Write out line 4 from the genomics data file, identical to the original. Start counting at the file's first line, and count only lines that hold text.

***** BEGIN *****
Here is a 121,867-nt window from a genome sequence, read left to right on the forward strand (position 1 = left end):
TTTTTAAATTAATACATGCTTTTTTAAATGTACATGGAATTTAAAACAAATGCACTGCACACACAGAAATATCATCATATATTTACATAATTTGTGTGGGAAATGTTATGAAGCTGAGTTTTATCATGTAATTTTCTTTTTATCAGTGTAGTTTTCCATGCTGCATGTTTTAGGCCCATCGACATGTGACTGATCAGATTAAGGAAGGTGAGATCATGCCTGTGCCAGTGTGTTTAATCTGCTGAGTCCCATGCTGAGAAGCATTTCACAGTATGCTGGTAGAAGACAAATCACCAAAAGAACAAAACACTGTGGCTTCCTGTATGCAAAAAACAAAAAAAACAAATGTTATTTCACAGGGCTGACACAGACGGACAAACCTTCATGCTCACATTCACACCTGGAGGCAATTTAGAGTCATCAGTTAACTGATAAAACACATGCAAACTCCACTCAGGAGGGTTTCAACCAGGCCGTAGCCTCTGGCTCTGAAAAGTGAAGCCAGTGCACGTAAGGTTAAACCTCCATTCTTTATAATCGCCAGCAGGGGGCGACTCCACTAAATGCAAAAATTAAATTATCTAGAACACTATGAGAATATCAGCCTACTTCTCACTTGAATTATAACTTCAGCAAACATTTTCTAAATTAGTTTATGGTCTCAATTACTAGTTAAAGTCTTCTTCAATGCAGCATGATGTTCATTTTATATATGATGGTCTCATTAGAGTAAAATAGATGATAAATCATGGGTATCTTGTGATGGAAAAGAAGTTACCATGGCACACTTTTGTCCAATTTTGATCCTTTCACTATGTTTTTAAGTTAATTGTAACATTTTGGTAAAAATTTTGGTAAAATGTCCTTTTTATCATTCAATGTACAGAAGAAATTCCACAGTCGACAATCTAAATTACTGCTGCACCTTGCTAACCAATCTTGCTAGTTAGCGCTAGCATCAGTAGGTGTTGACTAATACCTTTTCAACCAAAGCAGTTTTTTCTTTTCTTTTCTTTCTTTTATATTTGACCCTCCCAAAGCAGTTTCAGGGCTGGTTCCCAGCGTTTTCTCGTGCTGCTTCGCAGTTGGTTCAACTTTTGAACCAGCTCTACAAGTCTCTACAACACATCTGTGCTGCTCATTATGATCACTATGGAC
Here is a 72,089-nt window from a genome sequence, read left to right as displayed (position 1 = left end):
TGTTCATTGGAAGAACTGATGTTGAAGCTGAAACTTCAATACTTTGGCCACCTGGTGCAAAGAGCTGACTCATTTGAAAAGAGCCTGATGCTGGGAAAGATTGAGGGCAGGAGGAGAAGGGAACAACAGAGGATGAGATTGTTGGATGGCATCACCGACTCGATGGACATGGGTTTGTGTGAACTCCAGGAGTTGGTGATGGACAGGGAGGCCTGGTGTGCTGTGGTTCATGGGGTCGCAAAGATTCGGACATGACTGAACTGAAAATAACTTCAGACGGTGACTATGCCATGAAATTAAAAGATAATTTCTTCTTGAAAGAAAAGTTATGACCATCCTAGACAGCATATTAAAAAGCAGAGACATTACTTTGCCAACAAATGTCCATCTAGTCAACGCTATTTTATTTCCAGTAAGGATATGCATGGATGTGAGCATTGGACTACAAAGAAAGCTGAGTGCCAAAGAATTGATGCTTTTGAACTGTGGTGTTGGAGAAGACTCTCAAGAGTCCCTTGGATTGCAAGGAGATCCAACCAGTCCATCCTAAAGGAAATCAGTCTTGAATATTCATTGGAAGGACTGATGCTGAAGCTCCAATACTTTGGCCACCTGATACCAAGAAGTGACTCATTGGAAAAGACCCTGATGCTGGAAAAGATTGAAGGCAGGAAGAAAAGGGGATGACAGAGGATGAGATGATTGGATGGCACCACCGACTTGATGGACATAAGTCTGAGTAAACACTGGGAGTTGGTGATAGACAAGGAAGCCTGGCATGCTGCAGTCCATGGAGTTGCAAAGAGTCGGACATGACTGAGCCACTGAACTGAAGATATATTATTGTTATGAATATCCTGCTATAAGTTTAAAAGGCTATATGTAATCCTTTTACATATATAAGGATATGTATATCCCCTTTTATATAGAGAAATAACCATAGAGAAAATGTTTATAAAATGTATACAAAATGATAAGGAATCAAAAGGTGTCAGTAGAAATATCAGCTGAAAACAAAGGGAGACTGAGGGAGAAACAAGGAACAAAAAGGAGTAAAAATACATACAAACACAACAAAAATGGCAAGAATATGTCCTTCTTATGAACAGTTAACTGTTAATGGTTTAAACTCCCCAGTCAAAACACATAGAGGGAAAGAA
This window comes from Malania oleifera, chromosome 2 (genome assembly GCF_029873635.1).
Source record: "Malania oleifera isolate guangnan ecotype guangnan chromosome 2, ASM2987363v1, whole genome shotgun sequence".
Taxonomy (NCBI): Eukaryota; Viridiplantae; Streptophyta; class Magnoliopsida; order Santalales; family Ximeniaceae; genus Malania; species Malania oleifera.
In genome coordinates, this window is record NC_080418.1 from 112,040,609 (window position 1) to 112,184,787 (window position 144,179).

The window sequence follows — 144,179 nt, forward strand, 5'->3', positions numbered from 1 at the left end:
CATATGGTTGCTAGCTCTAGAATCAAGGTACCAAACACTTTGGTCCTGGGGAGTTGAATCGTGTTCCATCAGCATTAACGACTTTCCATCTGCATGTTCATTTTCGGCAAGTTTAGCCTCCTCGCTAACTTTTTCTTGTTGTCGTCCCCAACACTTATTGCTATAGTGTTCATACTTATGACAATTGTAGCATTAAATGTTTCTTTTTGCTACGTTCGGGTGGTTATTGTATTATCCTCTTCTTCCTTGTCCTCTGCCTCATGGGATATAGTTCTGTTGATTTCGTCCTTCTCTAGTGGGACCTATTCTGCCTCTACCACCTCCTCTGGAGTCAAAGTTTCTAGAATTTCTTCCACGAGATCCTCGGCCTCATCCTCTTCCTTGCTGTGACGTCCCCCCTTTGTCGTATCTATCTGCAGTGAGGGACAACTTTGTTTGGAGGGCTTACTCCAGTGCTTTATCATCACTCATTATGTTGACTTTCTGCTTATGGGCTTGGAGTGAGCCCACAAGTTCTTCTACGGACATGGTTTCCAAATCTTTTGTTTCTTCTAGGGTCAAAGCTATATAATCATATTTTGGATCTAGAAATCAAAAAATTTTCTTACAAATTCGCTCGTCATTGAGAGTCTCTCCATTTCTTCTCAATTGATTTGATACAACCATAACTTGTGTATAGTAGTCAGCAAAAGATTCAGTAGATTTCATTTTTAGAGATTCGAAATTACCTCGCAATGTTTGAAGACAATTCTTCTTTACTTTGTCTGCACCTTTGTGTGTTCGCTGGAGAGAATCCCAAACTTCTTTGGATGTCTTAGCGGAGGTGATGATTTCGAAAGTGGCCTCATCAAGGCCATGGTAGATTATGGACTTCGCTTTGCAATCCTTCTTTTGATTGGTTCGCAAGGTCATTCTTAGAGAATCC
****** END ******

TGTTCATTGGAAGAACTGATGTTGAAGCTGAAACTTCAATACTTTGGCCACCTGGTGCAAAGAGCTGACTCATTTGAAAAGAGCCTGATGCTGGGAAAGATTGAGGGCAGGAGGAGAAGGGAACAACAGAGGATGAGATTGTTGGATGGCATCACCGACTCGATGGACATGGGTTTGTGTGAACTCCAGGAGTTGGTGATGGACAGGGAGGCCTGGTGTGCTGTGGTTCATGGGGTCGCAAAGATTCGGACATGACTGAACTGAAAATAACTTCAGACGGTGACTATGCCATGAAATTAAAAGATAATTTCTTCTTGAAAGAAAAGTTATGACCATCCTAGACAGCATATTAAAAAGCAGAGACATTACTTTGCCAACAAATGTCCATCTAGTCAACGCTATTTTATTTCCAGTAAGGATATGCATGGATGTGAGCATTGGACTACAAAGAAAGCTGAGTGCCAAAGAATTGATGCTTTTGAACTGTGGTGTTGGAGAAGACTCTCAAGAGTCCCTTGGATTGCAAGGAGATCCAACCAGTCCATCCTAAAGGAAATCAGTCTTGAATATTCATTGGAAGGACTGATGCTGAAGCTCCAATACTTTGGCCACCTGATACCAAGAAGTGACTCATTGGAAAAGACCCTGATGCTGGAAAAGATTGAAGGCAGGAAGAAAAGGGGATGACAGAGGATGAGATGATTGGATGGCACCACCGACTTGATGGACATAAGTCTGAGTAAACACTGGGAGTTGGTGATAGACAAGGAAGCCTGGCATGCTGCAGTCCATGGAGTTGCAAAGAGTCGGACATGACTGAGCCACTGAACTGAAGATATATTATTGTTATGAATATCCTGCTATAAGTTTAAAAGGCTATATGTAATCCTTTTACATATATAAGGATATGTATATCCCCTTTTATATAGAGAAATAACCATAGAGAAAATGTTTATAAAATGTATACAAAATGATAAGGAATCAAAAGGTGTCAGTAGAAATATCAGCTGAAAACAAAGGGAGACTGAGGGAGAAACAAGGAACAAAAAGGAGTAAAAATACATACAAACACAACAAAAATGGCAAGAATATGTCCTTCTTATGAACAGTTAACTGTTAATGGTTTAAACTCCCCAGTCAAAACACATAGAGGGAAAGAA